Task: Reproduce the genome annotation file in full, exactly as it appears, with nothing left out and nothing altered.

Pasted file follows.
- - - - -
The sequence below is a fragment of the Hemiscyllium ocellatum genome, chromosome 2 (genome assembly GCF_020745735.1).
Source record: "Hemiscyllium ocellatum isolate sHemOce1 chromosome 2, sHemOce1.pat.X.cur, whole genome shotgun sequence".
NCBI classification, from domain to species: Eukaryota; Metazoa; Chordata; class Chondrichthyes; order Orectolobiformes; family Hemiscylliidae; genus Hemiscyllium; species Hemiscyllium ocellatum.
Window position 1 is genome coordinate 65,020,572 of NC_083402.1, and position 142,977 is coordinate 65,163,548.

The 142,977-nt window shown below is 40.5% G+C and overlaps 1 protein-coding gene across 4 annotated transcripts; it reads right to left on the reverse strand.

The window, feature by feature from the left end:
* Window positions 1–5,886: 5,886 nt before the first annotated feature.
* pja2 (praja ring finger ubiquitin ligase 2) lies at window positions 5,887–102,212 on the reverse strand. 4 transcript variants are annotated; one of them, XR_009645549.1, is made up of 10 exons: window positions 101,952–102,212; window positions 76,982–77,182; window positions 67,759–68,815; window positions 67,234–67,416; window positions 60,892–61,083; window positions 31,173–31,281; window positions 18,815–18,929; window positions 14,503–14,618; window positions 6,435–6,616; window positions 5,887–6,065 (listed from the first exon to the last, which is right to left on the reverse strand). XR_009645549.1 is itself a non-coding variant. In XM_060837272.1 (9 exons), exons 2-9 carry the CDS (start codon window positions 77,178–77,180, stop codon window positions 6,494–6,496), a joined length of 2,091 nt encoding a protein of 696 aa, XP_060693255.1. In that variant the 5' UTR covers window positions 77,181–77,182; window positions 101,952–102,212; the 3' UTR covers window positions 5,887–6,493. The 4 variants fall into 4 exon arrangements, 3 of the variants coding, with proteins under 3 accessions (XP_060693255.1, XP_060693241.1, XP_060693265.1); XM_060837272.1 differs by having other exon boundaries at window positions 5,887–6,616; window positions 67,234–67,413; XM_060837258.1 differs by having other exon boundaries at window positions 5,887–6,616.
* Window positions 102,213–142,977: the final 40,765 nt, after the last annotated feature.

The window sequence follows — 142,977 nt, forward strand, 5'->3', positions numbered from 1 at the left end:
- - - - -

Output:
The sequence below is a fragment of the Hemiscyllium ocellatum genome, chromosome 2 (genome assembly GCF_020745735.1).
Source record: "Hemiscyllium ocellatum isolate sHemOce1 chromosome 2, sHemOce1.pat.X.cur, whole genome shotgun sequence".
NCBI classification, from domain to species: Eukaryota; Metazoa; Chordata; class Chondrichthyes; order Orectolobiformes; family Hemiscylliidae; genus Hemiscyllium; species Hemiscyllium ocellatum.
Window position 1 is genome coordinate 65,020,572 of NC_083402.1, and position 142,977 is coordinate 65,163,548.

The 142,977-nt window shown below is 40.5% G+C and overlaps 1 protein-coding gene across 4 annotated transcripts; it reads right to left on the reverse strand.

The window, feature by feature from the left end:
* Window positions 1–5,886: 5,886 nt before the first annotated feature.
* pja2 (praja ring finger ubiquitin ligase 2) lies at window positions 5,887–102,212 on the reverse strand. 4 transcript variants are annotated; one of them, XR_009645549.1, is made up of 10 exons: window positions 101,952–102,212; window positions 76,982–77,182; window positions 67,759–68,815; window positions 67,234–67,416; window positions 60,892–61,083; window positions 31,173–31,281; window positions 18,815–18,929; window positions 14,503–14,618; window positions 6,435–6,616; window positions 5,887–6,065 (listed from the first exon to the last, which is right to left on the reverse strand). XR_009645549.1 is itself a non-coding variant. In XM_060837272.1 (9 exons), exons 2-9 carry the CDS (start codon window positions 77,178–77,180, stop codon window positions 6,494–6,496), a joined length of 2,091 nt encoding a protein of 696 aa, XP_060693255.1. In that variant the 5' UTR covers window positions 77,181–77,182; window positions 101,952–102,212; the 3' UTR covers window positions 5,887–6,493. The 4 variants fall into 4 exon arrangements, 3 of the variants coding, with proteins under 3 accessions (XP_060693255.1, XP_060693241.1, XP_060693265.1); XM_060837272.1 differs by having other exon boundaries at window positions 5,887–6,616; window positions 67,234–67,413; XM_060837258.1 differs by having other exon boundaries at window positions 5,887–6,616.
* Window positions 102,213–142,977: the final 40,765 nt, after the last annotated feature.

The window sequence follows — 142,977 nt, forward strand, 5'->3', positions numbered from 1 at the left end: